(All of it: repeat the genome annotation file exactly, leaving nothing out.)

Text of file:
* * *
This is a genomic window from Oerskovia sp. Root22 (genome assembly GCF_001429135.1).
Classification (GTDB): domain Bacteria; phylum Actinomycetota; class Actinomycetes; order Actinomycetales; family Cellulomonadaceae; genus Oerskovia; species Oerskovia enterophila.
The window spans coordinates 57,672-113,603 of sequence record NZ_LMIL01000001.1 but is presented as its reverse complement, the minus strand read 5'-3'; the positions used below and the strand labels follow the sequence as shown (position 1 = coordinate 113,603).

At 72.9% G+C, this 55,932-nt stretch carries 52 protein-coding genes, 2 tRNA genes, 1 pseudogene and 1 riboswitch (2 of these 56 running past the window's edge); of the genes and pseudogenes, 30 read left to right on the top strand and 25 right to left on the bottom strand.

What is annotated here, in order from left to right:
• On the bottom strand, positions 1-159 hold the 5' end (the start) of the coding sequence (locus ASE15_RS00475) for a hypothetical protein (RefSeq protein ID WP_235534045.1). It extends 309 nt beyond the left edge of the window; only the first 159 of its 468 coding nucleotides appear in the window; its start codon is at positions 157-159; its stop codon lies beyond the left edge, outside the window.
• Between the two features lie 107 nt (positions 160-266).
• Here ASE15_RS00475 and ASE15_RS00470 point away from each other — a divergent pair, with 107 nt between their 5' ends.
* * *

This is a genomic window from Oerskovia sp. Root22 (genome assembly GCF_001429135.1).
Classification (GTDB): domain Bacteria; phylum Actinomycetota; class Actinomycetes; order Actinomycetales; family Cellulomonadaceae; genus Oerskovia; species Oerskovia enterophila.
The window spans coordinates 57,672-113,603 of sequence record NZ_LMIL01000001.1 but is presented as its reverse complement, the minus strand read 5'-3'; the positions used below and the strand labels follow the sequence as shown (position 1 = coordinate 113,603).

At 72.9% G+C, this 55,932-nt stretch carries 52 protein-coding genes, 2 tRNA genes, 1 pseudogene and 1 riboswitch (2 of these 56 running past the window's edge); of the genes and pseudogenes, 30 read left to right on the top strand and 25 right to left on the bottom strand.

What is annotated here, in order from left to right:
• On the bottom strand, positions 1-159 hold the 5' end (the start) of the coding sequence (locus ASE15_RS00475) for a hypothetical protein (RefSeq protein ID WP_235534045.1). It extends 309 nt beyond the left edge of the window; only the first 159 of its 468 coding nucleotides appear in the window; its start codon is at positions 157-159; its stop codon lies beyond the left edge, outside the window.
• Between the two features lie 107 nt (positions 160-266).
• Here ASE15_RS00475 and ASE15_RS00470 point away from each other — a divergent pair, with 107 nt between their 5' ends.